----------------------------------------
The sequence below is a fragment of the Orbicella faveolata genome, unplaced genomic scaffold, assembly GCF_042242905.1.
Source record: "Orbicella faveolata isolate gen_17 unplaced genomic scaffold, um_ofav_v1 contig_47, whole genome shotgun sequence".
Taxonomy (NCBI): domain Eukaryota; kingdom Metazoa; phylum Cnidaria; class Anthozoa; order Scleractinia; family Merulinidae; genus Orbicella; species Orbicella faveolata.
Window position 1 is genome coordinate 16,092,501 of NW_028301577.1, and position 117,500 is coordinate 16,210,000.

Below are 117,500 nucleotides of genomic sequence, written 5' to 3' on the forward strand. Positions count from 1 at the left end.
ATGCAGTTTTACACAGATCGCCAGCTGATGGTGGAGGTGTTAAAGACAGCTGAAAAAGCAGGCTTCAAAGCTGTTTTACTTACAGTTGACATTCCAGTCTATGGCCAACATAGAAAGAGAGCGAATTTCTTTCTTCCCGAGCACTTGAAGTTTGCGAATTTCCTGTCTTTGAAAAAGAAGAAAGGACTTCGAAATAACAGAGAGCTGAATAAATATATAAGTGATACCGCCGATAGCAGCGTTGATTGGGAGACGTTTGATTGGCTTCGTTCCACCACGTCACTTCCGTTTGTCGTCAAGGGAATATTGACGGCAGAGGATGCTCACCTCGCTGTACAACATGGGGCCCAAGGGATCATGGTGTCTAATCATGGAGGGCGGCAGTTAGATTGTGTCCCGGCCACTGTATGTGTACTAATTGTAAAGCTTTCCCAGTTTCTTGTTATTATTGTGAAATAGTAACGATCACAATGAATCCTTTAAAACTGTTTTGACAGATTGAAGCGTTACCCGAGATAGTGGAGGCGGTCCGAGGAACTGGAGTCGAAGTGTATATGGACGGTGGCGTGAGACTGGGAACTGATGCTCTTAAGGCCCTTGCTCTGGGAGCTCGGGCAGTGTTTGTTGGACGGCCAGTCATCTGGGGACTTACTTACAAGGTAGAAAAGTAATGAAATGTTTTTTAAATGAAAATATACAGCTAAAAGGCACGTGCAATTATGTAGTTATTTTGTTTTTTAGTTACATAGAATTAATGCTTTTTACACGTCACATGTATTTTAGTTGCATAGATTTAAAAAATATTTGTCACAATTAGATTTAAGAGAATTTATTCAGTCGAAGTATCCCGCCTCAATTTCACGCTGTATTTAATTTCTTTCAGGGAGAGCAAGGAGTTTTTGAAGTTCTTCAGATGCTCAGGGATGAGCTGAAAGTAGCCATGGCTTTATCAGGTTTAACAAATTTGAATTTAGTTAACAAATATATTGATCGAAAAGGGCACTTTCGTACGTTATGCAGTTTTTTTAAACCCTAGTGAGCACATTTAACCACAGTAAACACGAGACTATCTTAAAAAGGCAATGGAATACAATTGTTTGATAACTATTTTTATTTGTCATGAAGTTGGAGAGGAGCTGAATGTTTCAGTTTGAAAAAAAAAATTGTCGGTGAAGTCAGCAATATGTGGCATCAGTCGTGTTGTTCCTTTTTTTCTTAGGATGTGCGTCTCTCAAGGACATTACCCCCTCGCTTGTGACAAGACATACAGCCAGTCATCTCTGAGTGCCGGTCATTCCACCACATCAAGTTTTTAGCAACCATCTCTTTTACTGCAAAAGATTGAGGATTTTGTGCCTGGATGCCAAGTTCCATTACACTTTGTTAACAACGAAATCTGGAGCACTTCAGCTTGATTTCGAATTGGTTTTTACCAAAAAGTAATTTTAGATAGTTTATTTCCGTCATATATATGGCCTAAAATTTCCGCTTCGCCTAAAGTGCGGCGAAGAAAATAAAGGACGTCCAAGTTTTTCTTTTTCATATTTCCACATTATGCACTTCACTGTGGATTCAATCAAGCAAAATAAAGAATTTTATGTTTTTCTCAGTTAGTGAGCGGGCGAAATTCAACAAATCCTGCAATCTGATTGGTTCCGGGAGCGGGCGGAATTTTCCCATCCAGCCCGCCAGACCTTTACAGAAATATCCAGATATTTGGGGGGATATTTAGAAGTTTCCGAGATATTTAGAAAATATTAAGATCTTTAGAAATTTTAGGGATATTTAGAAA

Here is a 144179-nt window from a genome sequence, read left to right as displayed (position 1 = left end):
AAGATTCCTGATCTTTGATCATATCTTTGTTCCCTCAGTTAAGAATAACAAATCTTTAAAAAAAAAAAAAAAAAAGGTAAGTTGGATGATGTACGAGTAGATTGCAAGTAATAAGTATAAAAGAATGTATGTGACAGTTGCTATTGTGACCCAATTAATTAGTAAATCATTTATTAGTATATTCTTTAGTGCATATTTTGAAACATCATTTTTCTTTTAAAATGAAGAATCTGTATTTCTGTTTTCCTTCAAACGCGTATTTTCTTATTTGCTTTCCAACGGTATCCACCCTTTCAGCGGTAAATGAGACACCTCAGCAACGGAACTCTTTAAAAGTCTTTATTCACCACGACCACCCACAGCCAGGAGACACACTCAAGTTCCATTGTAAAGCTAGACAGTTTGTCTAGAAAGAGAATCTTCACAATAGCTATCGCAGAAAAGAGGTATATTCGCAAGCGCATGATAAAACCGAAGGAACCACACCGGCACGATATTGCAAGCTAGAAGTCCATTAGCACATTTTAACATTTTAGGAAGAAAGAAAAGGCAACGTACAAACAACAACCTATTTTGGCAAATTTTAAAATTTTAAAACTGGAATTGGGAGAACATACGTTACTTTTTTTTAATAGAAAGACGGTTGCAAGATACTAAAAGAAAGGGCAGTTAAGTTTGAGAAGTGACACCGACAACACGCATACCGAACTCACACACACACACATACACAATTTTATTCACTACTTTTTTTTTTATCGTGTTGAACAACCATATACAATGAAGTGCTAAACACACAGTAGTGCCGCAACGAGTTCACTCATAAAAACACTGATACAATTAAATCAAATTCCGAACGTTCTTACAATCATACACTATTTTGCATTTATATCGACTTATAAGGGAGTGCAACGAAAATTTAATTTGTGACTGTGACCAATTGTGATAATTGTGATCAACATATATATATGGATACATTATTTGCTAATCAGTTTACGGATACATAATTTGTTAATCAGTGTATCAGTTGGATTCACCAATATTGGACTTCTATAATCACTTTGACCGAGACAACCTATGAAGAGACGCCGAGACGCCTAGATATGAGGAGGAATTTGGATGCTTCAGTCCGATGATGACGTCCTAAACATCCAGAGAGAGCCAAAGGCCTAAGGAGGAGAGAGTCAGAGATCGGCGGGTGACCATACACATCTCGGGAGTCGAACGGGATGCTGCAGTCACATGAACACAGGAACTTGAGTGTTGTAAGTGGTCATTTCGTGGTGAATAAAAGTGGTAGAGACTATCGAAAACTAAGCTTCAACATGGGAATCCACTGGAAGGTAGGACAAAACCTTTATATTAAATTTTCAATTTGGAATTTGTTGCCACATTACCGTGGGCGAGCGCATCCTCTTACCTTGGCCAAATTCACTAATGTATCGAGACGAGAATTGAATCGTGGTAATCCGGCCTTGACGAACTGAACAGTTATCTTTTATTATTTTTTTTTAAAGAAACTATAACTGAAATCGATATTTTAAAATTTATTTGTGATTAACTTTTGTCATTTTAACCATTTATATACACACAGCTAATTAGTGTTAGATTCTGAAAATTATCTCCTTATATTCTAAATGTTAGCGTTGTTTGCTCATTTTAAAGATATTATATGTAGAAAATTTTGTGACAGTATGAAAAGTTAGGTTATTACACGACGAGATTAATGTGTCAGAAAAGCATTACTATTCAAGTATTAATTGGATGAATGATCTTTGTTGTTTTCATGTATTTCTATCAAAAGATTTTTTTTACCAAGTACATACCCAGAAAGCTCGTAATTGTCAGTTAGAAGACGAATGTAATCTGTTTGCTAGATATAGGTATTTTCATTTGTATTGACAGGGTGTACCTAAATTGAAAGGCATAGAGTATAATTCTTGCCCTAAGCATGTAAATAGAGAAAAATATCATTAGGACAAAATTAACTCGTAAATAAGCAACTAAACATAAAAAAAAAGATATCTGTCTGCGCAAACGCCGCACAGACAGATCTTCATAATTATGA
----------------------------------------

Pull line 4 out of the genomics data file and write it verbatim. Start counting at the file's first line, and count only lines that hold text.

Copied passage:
Window position 1 is genome coordinate 16,092,501 of NW_028301577.1, and position 117,500 is coordinate 16,210,000.